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Posts from the "Market Street" Category

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Eyes on the Street: Progress on Market/Valencia Turn, Green Paint on Fell

Green paint now highlights the Fell Street bike lane from Scott to Divisadero. Photos: Mark Dreger

Improvements on two of San Francisco’s most important bicycling links continue to take shape: Green paint now graces the first block of the Fell Street separated bike lane, and much of the visible construction has been completed on the left-turn bicycle lane and traffic signal going in at Market and Valencia Streets.

Streetsblog reader Mark Dreger sent in photos of the improvements today, noting that the green paint on Fell highlights the beginning of the bike lane west of Scott Street, and there is now a longer segment of dashed green markings extending from the area where bike riders merge with drivers queuing up at the Arco gas station. SFMTA crews laid down the basic stripes of the bike lane last week, including the outline of a bike box and an advanced stop line for cars at the Divisadero intersection.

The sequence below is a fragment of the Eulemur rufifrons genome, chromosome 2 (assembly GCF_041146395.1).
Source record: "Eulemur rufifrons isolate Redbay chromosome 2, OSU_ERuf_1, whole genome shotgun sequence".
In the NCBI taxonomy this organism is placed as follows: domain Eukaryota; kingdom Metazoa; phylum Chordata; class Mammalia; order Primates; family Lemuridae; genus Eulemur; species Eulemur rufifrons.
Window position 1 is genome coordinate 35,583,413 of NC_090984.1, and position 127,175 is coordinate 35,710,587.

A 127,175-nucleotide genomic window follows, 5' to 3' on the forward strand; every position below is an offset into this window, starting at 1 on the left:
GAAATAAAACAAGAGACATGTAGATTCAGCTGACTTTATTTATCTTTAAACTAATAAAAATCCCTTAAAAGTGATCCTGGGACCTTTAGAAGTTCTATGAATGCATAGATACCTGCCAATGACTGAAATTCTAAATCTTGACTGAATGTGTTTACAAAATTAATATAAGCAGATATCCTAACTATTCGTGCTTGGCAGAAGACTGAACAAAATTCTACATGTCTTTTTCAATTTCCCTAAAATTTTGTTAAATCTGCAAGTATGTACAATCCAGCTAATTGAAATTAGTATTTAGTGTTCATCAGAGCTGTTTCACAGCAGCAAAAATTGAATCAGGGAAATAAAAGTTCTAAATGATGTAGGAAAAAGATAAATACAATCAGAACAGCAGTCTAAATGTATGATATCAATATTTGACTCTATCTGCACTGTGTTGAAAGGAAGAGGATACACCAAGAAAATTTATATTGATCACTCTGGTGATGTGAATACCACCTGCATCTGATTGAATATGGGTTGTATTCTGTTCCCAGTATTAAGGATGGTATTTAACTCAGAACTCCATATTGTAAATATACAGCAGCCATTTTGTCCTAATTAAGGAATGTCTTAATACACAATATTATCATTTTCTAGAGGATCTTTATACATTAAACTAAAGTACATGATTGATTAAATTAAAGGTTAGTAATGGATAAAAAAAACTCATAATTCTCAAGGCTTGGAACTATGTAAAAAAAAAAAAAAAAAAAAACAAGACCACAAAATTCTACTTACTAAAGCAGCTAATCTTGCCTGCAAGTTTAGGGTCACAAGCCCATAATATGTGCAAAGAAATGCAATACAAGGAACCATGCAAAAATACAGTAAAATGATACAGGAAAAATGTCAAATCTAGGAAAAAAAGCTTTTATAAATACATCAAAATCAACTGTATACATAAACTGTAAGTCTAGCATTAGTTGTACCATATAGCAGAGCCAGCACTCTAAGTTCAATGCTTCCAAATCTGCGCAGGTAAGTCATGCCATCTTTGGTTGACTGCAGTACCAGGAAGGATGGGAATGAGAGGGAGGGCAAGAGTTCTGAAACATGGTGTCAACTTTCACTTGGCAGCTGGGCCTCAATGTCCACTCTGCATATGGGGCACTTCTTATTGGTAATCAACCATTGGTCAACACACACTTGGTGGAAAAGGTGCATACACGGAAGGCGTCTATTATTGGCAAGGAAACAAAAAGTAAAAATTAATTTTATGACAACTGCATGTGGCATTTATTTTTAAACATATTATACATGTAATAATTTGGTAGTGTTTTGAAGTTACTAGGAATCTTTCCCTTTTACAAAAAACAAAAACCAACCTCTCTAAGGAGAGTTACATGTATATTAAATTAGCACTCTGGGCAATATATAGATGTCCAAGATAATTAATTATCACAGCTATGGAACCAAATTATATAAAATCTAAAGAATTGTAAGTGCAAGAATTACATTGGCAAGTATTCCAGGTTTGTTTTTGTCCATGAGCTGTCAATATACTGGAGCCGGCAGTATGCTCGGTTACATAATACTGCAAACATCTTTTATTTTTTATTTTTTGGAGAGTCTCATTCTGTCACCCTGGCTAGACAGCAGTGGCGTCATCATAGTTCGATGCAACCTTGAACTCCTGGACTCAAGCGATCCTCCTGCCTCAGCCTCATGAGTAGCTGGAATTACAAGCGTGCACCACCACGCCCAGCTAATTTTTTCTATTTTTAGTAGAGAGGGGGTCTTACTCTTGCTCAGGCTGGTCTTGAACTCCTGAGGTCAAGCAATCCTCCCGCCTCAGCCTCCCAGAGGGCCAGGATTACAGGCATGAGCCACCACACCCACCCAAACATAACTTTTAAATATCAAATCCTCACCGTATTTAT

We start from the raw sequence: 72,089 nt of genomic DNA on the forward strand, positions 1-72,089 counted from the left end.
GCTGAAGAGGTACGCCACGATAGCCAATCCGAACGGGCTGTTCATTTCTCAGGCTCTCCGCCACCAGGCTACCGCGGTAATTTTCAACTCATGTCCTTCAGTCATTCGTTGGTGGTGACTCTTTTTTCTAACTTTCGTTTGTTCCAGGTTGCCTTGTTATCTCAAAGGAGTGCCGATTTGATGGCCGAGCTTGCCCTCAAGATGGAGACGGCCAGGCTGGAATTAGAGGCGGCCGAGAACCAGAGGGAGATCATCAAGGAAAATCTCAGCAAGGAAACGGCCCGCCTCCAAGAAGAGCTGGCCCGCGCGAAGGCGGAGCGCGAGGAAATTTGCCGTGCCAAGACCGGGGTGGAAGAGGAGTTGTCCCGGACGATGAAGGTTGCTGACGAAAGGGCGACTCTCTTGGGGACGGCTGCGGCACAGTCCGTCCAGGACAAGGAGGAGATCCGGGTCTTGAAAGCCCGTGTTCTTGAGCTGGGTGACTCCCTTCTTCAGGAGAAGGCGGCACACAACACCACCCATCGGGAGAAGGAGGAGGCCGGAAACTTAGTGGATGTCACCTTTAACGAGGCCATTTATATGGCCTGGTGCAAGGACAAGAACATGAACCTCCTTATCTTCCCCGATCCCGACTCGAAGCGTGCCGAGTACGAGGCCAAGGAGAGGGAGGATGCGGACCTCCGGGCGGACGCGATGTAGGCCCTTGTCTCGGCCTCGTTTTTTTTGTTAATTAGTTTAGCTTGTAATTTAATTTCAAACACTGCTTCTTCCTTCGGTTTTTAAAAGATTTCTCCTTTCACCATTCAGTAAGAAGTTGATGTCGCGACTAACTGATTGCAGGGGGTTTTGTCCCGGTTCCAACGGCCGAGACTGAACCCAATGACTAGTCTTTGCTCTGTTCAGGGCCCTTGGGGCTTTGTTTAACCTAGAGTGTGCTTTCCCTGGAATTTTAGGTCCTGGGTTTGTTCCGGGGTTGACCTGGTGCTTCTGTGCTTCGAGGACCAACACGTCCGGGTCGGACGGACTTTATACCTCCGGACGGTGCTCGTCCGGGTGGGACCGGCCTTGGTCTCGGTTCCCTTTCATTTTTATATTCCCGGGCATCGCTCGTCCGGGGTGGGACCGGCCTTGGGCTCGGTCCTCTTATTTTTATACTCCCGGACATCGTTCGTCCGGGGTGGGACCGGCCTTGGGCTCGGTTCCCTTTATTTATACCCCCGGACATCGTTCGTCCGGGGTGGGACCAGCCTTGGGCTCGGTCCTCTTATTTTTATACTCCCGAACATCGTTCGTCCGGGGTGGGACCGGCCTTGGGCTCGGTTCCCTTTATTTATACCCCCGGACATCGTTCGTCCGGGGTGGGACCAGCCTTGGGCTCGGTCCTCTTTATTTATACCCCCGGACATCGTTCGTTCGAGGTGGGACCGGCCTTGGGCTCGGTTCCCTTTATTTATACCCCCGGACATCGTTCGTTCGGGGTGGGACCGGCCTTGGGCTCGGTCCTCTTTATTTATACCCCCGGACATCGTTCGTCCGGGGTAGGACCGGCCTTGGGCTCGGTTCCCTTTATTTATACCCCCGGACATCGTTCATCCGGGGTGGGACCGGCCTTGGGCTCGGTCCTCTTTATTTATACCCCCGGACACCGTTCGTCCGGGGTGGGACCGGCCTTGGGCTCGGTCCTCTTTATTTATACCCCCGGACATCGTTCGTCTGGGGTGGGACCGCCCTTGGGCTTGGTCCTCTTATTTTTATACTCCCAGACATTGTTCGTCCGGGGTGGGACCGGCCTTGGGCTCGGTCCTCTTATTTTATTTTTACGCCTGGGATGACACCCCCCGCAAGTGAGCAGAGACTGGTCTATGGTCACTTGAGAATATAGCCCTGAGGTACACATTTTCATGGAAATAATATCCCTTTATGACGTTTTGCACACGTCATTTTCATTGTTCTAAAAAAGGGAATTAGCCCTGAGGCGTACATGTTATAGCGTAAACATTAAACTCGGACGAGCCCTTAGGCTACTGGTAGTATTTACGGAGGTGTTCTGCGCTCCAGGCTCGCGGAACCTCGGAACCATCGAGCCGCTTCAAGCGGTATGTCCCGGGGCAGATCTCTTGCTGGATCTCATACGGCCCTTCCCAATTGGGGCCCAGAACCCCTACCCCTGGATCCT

At Market and Valencia, Department of Public Works crews appear to have mostly completed the concrete work, which involved cutting out a section of the sidewalk (formerly an unused curb cut) and installing an island that sets off the area where left-turning cyclists queue up. Bike traffic continuing straight through the intersection will be routed around the left of the island, according to the project plans, meaning there will be a short stretch with no buffer zone. One of two bicycle traffic signal heads has also been installed. SFMTA crews still have to add markings for the left-turn lane and activate the new traffic signals.

Update: Mike Sallaberry of the SFMTA’s Livable Streets Subdivision said the traffic signals are expected to be activated this week.

See more photos after the break.